Sunday, 23 January 2011
The 2004 and 2005 North Atlantic Hurricane Seasons were among the most active and economically devastating for the United States, during which eighteen tropical cyclones (TCs) made landfall. These TCs were analyzed using the International Best Tracks Archive for Climate Stewardship (IBTrACS) and Local Storm Report (LSR) datasets to determine if they produced tornadoes within a preferred quadrant and distance from the center of circulation of the TC. The land-falling TCs were tracked and analyzed through their weakening stages with tornado reports being classified based on the strength of the TC at the time of occurrence. Tornado reports were not included after the TC was classified as extratropical in the IBTrACS dataset. Over half of all tornado reports (415 out of 568) occurred when the TCs were rated at or below Tropical Storm strength. As expected, the northeast (right-front) quadrant was the most dominant area where tornadic activity occurred. In addition, there were three distinct peaks in tornadic activity occurred at distances of 75-100 nm, 175-200 nm, and 325-375 nm from the center of circulation.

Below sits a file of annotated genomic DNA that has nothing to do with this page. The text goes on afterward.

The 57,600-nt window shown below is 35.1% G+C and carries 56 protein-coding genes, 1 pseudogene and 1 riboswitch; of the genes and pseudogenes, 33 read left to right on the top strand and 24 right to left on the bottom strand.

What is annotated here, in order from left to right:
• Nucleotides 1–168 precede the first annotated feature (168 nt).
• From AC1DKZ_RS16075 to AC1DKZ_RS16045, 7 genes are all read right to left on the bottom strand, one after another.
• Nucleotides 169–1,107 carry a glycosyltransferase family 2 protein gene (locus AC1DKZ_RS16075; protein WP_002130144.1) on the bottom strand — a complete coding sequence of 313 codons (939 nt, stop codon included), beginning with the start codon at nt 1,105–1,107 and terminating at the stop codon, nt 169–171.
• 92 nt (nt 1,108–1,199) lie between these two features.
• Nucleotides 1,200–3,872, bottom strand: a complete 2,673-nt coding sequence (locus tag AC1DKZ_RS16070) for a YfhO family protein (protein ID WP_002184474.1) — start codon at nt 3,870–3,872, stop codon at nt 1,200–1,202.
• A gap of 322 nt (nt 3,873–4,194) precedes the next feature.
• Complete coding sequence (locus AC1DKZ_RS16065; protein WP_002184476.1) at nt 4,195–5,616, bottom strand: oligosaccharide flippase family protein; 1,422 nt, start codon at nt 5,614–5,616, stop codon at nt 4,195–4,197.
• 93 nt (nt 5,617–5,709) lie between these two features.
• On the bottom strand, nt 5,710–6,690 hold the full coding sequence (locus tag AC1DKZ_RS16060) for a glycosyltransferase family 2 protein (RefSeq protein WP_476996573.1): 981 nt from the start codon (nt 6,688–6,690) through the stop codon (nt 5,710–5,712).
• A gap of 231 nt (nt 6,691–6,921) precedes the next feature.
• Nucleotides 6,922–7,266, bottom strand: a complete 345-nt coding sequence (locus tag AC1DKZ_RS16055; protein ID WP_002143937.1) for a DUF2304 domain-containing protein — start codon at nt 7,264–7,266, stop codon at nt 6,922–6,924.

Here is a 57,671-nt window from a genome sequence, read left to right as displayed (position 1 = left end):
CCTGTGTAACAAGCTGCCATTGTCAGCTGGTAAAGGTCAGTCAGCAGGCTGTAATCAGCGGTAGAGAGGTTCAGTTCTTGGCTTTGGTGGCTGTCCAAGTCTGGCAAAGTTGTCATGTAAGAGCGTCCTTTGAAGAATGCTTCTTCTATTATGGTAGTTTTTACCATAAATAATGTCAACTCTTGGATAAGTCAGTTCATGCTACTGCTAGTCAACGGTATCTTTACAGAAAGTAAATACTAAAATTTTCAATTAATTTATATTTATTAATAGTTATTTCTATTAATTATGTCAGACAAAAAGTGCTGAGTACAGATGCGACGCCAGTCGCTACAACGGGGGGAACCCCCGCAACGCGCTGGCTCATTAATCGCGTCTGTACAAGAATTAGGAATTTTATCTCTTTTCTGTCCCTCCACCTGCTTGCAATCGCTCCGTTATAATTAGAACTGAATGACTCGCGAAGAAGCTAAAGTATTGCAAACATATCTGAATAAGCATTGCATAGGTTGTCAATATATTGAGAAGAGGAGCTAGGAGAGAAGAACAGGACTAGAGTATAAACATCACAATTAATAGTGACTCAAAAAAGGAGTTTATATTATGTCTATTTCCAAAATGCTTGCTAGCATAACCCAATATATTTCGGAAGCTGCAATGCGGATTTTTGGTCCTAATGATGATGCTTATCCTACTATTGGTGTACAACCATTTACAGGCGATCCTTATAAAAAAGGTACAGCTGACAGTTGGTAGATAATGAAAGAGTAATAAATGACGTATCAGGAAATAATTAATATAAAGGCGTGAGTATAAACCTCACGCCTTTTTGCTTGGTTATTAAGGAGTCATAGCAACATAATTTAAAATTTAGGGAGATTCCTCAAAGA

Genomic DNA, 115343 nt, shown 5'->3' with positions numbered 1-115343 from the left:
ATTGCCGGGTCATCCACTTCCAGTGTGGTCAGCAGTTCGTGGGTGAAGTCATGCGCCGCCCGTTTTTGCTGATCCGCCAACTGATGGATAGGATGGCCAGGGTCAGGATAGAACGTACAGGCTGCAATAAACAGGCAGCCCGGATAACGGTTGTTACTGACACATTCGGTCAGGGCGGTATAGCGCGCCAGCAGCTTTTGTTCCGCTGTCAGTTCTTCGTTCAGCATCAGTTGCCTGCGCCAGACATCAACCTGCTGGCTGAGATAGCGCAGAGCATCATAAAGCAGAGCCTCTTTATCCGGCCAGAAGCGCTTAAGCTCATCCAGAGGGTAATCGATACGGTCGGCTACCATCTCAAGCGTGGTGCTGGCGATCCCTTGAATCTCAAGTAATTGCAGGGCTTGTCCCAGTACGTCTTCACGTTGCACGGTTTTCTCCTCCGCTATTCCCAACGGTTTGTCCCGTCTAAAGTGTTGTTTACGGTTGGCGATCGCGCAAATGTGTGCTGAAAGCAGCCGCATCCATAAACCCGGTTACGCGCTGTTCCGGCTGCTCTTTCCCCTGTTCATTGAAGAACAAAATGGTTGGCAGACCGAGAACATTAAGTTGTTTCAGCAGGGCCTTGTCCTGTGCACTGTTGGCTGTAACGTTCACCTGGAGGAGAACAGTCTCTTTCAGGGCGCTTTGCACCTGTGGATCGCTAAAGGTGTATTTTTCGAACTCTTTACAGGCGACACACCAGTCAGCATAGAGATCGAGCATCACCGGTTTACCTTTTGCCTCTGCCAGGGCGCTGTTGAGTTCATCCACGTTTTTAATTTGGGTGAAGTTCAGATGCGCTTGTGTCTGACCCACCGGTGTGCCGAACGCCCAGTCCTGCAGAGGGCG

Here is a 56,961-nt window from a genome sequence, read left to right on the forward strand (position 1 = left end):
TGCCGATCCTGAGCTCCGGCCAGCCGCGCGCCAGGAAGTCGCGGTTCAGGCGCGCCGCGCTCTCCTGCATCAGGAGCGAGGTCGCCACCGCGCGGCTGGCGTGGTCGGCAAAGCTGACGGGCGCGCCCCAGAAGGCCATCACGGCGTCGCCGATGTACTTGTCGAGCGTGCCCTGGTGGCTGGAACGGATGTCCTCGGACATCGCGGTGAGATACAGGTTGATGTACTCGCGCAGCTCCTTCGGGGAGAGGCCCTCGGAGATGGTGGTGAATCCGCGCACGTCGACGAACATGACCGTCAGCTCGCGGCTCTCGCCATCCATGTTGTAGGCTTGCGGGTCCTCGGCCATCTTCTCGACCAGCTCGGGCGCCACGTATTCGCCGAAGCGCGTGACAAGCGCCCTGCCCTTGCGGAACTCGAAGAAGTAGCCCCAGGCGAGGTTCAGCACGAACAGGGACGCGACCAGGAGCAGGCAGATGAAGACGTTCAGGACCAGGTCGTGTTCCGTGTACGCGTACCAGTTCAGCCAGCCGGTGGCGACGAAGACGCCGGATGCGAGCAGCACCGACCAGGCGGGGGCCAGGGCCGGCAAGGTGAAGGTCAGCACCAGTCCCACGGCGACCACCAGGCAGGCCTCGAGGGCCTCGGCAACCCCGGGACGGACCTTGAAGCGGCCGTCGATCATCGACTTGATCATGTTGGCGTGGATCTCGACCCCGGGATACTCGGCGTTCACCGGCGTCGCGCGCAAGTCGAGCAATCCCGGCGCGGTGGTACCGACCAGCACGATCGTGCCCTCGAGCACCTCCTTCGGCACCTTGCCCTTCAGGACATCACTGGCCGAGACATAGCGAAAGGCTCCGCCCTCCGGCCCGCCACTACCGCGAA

Another emphasis of this work used NEXRAD data to determine the best method of identifying potential tornadic storms within land-falling TCs. Three tropical cyclones (Katrina, Rita, and Ivan) were investigated to determine which radar product should be used to diagnose tornadic activity. The most reliable radar product for the three TCs investigated was velocity couplets.
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